Wednesday, June 8, 2011

Markets vs. Morality

      David Brooks argues in his latest column that the main difference between the Republican and Democrat models for health care reform is top-down vs. bottom-up planning.  Really, argues Brooks,
"Politicians wave studies, but they’re really just reflecting their overall worldviews. Democrats have much greater faith in centralized expertise. Republicans (at least the most honest among them) believe that the world is too complicated, knowledge is too imperfect."
      Jonathan Cohn finds this merely new spin on an old Republican framing:
Brooks writes as if the key distinction between Democratic and Republican plans for Medicare is the way they would manage the program, with Democrats entrusting experts to make key decisions about where to spend money and Republicans entrusting consumers. But that’s not the most salient difference between the two approaches. The most salient difference is that Democrats would preserve Medicare's fundamental guarantee of health benefits at affordable prices. Republicans would not.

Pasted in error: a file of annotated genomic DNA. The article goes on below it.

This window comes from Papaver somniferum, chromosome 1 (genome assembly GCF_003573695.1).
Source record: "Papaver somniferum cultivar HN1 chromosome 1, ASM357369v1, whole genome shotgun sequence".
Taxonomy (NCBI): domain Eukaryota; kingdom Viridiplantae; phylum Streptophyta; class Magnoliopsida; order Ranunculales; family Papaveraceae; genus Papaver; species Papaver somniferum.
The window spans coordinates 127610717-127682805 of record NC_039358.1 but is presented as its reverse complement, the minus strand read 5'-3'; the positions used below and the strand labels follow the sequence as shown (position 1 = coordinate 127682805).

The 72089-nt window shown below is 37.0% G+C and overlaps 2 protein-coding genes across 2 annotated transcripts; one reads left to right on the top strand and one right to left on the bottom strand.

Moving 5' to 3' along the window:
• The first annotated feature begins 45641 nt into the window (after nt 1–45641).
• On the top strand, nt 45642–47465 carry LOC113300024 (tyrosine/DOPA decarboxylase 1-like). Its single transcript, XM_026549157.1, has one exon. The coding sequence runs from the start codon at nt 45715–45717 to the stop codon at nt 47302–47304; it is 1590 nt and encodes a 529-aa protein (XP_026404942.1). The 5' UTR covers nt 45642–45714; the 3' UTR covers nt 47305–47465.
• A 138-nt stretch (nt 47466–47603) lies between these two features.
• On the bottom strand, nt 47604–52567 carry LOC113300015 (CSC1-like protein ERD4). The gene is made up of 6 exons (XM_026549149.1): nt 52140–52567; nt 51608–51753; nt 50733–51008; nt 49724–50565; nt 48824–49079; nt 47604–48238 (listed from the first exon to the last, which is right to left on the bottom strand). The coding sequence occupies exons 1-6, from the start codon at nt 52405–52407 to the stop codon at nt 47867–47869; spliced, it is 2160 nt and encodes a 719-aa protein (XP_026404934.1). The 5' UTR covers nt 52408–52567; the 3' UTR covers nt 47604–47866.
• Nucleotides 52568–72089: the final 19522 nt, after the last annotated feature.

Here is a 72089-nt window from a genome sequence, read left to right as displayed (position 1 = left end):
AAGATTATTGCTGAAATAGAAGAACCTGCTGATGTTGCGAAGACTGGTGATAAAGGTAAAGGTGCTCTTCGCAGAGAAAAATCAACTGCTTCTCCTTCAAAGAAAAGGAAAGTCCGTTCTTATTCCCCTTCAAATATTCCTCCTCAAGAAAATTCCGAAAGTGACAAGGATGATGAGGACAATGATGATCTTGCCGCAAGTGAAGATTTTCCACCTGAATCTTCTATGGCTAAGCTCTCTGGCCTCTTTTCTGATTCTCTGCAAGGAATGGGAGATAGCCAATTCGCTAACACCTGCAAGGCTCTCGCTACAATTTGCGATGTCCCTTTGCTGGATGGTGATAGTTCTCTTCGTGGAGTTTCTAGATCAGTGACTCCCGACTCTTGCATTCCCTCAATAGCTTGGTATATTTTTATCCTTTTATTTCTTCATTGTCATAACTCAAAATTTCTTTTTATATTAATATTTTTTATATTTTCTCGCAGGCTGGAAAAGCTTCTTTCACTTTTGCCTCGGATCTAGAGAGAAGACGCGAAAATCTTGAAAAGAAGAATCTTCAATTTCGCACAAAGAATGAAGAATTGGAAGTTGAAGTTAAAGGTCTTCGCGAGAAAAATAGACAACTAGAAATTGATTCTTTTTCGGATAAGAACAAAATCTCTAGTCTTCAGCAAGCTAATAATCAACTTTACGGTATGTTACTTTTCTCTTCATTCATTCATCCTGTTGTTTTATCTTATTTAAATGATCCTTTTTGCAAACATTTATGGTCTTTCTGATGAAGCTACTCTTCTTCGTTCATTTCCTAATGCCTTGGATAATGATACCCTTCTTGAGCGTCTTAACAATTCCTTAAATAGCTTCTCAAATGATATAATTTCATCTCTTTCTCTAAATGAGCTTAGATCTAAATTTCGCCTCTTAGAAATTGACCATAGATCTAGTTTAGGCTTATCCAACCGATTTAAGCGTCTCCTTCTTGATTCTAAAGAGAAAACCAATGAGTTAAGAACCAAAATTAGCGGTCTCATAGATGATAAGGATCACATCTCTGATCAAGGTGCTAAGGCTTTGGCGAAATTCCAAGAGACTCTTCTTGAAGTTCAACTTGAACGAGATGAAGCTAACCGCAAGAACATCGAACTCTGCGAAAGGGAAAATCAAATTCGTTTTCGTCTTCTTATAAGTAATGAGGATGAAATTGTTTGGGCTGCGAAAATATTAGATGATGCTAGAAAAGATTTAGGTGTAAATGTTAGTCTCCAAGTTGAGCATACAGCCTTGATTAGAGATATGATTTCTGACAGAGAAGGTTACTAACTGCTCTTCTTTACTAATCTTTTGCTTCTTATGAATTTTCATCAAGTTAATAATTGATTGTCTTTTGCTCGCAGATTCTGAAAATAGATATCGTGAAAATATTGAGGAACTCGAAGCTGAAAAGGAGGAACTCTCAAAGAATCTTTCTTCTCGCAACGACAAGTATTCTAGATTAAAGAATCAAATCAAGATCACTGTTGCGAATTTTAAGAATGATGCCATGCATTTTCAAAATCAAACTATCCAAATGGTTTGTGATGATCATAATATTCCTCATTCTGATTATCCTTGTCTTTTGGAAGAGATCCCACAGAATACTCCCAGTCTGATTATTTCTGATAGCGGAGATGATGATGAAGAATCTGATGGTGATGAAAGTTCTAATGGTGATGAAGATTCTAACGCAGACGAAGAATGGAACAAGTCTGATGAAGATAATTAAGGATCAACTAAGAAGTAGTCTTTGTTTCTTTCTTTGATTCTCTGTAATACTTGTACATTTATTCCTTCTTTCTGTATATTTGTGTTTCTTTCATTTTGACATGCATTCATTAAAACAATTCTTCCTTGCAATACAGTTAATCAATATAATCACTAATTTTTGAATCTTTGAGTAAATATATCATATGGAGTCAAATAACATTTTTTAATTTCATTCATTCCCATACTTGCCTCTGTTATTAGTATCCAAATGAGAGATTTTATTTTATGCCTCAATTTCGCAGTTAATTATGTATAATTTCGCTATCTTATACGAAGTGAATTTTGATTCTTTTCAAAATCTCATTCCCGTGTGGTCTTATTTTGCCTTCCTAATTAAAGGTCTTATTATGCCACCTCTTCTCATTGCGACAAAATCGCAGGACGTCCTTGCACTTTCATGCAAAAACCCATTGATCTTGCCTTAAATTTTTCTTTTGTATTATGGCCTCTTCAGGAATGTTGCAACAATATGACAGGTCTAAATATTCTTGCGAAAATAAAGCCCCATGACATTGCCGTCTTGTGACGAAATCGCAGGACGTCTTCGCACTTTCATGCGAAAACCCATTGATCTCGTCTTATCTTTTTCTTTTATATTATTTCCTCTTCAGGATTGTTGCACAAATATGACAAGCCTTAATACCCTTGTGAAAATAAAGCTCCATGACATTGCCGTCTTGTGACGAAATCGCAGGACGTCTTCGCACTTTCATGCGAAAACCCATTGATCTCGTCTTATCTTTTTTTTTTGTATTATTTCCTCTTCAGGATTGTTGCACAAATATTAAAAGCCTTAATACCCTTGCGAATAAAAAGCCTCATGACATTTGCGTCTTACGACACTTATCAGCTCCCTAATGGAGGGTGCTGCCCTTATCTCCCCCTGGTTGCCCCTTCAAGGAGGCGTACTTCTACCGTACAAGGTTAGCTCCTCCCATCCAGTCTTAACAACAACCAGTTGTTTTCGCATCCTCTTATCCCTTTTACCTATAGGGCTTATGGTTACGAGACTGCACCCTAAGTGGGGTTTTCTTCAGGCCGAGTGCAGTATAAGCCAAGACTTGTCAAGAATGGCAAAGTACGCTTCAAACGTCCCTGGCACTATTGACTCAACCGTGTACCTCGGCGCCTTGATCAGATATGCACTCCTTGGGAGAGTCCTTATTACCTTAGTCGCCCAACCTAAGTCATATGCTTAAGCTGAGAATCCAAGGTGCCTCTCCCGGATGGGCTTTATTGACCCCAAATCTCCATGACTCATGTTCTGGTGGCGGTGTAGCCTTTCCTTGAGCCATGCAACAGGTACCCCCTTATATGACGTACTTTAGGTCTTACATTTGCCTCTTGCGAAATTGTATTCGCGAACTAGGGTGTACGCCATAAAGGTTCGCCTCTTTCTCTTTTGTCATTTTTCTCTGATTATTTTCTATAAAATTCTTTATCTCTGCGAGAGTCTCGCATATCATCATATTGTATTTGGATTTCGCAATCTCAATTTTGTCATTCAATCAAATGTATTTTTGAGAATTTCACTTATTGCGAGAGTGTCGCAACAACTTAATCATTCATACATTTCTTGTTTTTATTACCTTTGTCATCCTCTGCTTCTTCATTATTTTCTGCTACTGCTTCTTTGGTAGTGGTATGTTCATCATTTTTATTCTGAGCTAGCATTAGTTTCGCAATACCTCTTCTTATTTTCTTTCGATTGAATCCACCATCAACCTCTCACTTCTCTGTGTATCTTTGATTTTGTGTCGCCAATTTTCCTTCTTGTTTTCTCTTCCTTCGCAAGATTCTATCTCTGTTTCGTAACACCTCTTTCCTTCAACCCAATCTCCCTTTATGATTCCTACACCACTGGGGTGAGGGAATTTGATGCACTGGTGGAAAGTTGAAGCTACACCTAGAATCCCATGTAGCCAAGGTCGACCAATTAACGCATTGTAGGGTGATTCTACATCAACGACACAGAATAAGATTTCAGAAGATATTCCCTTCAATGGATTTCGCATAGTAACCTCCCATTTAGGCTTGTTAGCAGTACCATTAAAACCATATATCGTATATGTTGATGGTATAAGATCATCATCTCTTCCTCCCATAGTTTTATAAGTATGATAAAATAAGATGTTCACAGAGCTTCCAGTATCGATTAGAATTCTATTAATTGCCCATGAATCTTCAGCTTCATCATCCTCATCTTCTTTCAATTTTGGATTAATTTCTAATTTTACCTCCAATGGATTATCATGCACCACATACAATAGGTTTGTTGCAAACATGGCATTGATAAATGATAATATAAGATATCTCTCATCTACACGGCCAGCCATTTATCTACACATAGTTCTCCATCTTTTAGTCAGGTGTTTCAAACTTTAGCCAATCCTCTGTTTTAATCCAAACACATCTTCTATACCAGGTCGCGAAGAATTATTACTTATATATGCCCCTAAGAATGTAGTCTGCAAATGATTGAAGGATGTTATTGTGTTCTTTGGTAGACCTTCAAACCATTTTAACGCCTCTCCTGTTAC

I completely agree.  This is less about markets and more about morality.  One of the most irritating conservative mistakes is to compare private vs. government service without acknowledging the fundamental point of government services: to guarantee some standard of access to all. Private enterprise is pointed to as routinely superior in service – which it no doubt usually is. But be they roads, parks, libraries, schools or health care – they are not required to open their doors to everyone. Of course this is often less efficient, and normal market mechanisms won’t come to bear – but we make this sacrifice if we feel the service is of sufficient importance to provide to the public.

     Has “public service” lost its meaning?

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